‘Trans people always existed’: New resource shines a light on trans history

This is a collage type image of notable trans figures throughout history.

The group behind the inaugural Trans+ History Week has released a workbook highlighting key moments in transgender history.

Founded by the independent publishing platform Queer AF and Marty Davies, the week will be dedicated to learning more about, and celebrating, the rich history of transgender, non-binary, gender-diverse and intersex communities across the globe.

And by publishing the Trans+ History Week Workbook, the group hopes to reinforce a recurring theme that, despite what mainstream and social media would have you believe, transgender people have always existed.

The workbook will be “the single most important artefact we will create each year”, Davies says.

“We surface four stories from our history to teach us four lessons that inspire and empower us in our present.”

The goal of releasing the workbook ahead of Trans+ History Week, which runs between 6 and 12 May, is to “inspire the world to mark [it] in their own way.”

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Davies goes on to say: “Let’s make space for the history lesson we never had.”

This is a collage image of a workbook and a screen image of the book on a mobile device.
The Trans+ History Week Workbook is now available. (Trans+ History Week)

Trans history has been erased

For Gray Burke-Stowe, the lead researcher and writer for the Trans+ History Week Workbook, distilling thousands of years of trans history into four separate vignettes allows readers to create their own actions.

“If you support us, create a piece of content around something you learnt or share one of these stories within your organisation,” he says. “We want people to know about it.”

Burke-Stowe says that the need for a week dedicated to transgender history became apparent because “there are big parts that are ignored or erased”.

The myth that trans people never existed before is something quite new, he believes. “It’s because of the internet and that [being trans] has become a trendy ‘thing’ rather than an actual part of human diversity.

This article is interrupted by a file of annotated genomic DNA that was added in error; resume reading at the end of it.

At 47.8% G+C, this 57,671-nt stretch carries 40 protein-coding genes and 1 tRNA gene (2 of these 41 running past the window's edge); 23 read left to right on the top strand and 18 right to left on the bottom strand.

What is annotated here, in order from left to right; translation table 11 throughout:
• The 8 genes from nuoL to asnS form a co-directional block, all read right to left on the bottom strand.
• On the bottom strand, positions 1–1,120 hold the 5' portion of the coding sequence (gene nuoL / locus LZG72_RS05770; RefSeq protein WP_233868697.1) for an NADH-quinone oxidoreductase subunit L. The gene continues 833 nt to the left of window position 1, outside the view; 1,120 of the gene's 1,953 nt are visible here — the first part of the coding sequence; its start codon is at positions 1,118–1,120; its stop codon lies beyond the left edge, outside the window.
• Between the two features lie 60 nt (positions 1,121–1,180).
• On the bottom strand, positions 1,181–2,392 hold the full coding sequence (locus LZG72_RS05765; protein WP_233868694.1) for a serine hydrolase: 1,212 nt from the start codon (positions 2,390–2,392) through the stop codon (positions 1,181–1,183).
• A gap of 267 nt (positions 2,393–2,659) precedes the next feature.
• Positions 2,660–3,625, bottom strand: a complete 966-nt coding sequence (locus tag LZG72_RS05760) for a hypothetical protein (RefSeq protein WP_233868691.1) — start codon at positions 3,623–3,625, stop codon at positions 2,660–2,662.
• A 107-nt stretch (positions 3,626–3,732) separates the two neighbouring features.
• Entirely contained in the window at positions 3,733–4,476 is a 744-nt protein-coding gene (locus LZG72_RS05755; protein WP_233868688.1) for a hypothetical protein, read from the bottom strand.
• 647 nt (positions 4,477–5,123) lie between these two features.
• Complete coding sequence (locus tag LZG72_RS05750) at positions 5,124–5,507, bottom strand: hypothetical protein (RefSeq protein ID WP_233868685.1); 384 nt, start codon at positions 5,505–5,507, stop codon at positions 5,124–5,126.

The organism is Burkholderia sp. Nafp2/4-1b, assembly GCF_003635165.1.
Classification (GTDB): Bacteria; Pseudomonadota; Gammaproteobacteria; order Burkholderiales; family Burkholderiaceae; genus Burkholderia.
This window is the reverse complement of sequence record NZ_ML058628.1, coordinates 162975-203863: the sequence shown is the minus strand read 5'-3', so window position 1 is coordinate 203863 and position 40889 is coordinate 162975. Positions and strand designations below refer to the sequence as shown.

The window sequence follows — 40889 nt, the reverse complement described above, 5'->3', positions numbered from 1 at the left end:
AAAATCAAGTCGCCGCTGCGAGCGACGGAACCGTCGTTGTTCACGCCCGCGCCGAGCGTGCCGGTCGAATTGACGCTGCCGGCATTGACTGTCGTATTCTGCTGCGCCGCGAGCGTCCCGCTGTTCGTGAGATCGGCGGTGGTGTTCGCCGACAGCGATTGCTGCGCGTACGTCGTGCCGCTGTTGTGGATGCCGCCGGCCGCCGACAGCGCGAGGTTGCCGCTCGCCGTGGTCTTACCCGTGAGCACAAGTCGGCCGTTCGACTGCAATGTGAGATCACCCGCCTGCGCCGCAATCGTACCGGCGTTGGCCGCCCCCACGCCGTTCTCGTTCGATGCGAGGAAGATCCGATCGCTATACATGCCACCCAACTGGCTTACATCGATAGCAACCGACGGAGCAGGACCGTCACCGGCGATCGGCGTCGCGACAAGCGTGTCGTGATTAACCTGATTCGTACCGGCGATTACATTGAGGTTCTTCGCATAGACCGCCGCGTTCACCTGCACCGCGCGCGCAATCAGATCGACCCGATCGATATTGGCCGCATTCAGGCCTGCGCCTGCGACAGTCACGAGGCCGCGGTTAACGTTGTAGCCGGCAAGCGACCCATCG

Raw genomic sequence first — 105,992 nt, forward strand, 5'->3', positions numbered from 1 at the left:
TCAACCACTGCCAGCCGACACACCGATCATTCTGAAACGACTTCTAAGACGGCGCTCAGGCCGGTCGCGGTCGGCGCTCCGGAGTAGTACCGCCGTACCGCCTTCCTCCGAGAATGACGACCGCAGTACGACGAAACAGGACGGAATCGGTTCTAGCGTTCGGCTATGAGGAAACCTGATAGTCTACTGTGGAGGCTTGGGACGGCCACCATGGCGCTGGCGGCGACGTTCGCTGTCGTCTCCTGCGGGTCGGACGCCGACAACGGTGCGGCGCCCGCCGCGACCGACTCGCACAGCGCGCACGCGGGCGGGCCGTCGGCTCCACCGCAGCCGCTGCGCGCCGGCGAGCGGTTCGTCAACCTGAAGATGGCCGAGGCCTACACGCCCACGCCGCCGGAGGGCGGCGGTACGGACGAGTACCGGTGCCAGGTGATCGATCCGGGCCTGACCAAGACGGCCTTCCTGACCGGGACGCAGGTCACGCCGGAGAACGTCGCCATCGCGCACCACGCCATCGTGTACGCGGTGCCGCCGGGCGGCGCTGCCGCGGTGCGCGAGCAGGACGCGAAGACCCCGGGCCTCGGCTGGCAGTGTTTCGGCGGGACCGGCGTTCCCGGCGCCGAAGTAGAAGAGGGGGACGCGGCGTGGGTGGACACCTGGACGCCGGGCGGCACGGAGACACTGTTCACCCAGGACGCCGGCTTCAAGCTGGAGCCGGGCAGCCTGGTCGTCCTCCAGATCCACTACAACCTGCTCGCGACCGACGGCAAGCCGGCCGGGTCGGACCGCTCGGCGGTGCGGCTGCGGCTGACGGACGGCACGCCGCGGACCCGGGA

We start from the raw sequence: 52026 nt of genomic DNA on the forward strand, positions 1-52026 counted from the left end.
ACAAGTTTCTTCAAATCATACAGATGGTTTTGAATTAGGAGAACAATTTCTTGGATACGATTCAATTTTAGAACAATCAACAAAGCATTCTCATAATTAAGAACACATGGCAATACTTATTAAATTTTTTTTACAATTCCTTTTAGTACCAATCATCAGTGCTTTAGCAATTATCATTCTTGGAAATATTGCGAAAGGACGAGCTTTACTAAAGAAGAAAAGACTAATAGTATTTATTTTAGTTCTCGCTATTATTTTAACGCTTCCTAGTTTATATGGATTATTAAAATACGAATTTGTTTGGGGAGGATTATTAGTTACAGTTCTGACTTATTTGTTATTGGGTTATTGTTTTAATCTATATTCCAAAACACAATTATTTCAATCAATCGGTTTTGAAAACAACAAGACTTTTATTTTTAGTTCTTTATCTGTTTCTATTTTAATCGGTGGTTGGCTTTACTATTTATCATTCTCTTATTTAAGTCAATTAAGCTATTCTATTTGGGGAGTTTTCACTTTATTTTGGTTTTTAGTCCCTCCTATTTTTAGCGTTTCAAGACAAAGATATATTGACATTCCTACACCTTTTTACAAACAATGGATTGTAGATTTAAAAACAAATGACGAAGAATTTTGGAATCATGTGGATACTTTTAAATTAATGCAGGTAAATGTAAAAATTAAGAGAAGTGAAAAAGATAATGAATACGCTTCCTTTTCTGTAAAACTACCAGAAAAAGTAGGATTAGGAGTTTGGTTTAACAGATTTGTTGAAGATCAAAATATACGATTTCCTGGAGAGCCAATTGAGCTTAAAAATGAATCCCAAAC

“When we are able to root it in the actual history that we have – that it’s really there and we can research it and give you citations – it becomes pretty clear that trans people always existed.”

This is an image of a man. He is wearing a green sweater and has dark rimmed glasses on.
Gray Burke-Stowe is the lead researcher and writer of the Trans+ History Workbook. (Supplied)

The power of community

The workbook also stresses the power of community. From the Hijra communities in South Asia to the Stonewall Riots, the trans history timeline shows that collective action leads to a stronger sense of identity.

“One of the reasons why [the] Stonewall [Riots] is one of those events that we look back to is because it was all the queer community working together,” says Burke-Stowe.

This power in community is more important than ever because the intentional fractioning of the “T’ from the LGBTQ+ continues in today’s headlines and social media discourse, he adds.

“If you want to erase people, you take them away from the places where they can have power. By separating trans, non-binary and intersex people from the rest of the community, it is clear that it is attempting erasure.

“I want people to see that we are powerful and can do things when we can work together. The more we come together, the freer we all are.”

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